Fighting back against coronavirus misinformation
Hany Farid is quite familiar with lies on the Internet. A professor of electrical engineering and computer sciences and at the School of Information, he has been advising Facebook on how to spot fake news, images and videos on the social media platform.
But the misinformation surrounding the coronavirus pandemic is different from other online conspiracies in at least one important aspect.
“You can make fun of the flat Earthers and people who believe the moon landings were faked,” Farid said. “They may be harmless. But coronavirus misinformation is going to get a lot of people killed.”
“You can make fun of the flat Earthers and people who believe the moon landings were faked. They may be harmless. But coronavirus misinformation is going to get a lot of people killed.”
— EECS professor Hany Farid
Aided by a grant from Facebook, Farid is launching a major survey of people in United States and Western Europe to determine how far COVID-19 misinformation has penetrated the population. Using Amazon’s Mechanical Turk survey software, Farid and his researchers hope to interview “thousands” of people. Preliminary information from the survey suggests a vast majority of people believe humans deliberately created the virus, even though scientists say the pathogen occurred naturally.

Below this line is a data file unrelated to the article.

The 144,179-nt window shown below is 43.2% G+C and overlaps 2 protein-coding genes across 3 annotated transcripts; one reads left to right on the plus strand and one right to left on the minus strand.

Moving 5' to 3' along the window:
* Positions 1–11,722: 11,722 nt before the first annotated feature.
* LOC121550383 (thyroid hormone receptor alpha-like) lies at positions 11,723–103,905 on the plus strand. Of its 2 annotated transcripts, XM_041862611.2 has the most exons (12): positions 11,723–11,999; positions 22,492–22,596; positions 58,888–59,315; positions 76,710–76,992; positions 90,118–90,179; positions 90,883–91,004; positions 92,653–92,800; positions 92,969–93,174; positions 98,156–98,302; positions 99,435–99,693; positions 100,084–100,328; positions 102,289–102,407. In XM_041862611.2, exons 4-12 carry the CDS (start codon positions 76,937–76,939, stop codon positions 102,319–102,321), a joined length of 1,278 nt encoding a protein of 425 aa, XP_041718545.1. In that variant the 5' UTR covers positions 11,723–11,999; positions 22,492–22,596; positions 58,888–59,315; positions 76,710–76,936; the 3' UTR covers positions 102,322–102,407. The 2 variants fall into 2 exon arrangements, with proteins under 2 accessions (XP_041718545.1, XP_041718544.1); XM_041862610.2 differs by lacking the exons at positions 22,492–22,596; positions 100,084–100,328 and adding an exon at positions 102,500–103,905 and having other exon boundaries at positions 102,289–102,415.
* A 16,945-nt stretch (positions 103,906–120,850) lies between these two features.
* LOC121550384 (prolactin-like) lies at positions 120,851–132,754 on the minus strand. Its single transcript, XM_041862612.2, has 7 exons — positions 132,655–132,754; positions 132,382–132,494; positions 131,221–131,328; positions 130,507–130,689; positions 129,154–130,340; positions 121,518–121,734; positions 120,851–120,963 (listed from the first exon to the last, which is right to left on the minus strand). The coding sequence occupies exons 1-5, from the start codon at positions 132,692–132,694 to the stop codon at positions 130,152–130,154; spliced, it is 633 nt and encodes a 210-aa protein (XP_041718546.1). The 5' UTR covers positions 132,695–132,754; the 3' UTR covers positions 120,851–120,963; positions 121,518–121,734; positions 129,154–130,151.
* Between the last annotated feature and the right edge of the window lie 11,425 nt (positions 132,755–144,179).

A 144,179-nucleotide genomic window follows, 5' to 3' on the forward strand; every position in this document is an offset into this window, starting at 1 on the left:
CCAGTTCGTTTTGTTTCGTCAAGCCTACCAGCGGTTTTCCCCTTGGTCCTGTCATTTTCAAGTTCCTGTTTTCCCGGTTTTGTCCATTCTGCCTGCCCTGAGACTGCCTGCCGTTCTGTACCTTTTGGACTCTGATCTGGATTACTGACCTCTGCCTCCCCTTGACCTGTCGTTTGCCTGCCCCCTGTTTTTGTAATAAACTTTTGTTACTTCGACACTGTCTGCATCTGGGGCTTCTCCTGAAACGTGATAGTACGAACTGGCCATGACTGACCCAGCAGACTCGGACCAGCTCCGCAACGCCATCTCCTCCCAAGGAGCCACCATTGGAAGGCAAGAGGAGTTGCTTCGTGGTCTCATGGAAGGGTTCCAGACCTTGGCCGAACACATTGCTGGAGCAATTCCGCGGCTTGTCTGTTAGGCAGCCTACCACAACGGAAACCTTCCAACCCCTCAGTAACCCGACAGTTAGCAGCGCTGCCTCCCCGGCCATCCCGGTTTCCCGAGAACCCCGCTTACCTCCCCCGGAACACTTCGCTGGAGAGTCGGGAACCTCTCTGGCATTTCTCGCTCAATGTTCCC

Working with other researchers and social media platforms, Farid eventually wants to develop strategies on how stop misinformation about COVID-19 before it settles into people’s minds. But he faces an uphill battle as such misinformation has already proved harmful.
In March, hundreds of people in Iran died after consuming bootleg alcohol, apparently believing social media posts that the it could prevent infection. In early April, online conspiracies that linked virus transmission to 5G broadband technology prompted people to burn cell towers in England.
Among some other coronavirus myths spreading on the Internet: Black people are immune to the virus, the Chinese military deliberately engineered COVID-19, and drinking bleach can stop the coronavirus.
Part of the problem is speed. It doesn’t take long for a conspiracy to spread on the internet. “The half-life of a social media post is measured in hours, not days or weeks,” Farid said.
In other words, conspiracies are like a virus that can infect a lot of people in just a short period of time. So Farid and his team are trying to develop a “vaccine” to quickly counter the misinformation before it can do serious damage.
To that end, Farid is working with the university’s Human Rights Center to identify people and institutions who can quickly and credibly push back against misinformation.
“Who do you have to talk to?” Farid said. Some possibilities include sports stars, employers, government officials and radio shows, he said.
He also wants to help social media platforms like YouTube to quickly identify and take down misinformation. In a separate move, Facebook recently announced that it will alert readers to debunked, false content regarding the coronavirus.
In many ways, Farid said the coronavirus is the “perfect storm” for misinformation and conspiracies. Forced to stay at home, scared and angry people are starved for information and thus vulnerable to bad actors, he said.
“All of the trolls and stupidity are out,” Farid said. “It’s dangerous to our health.”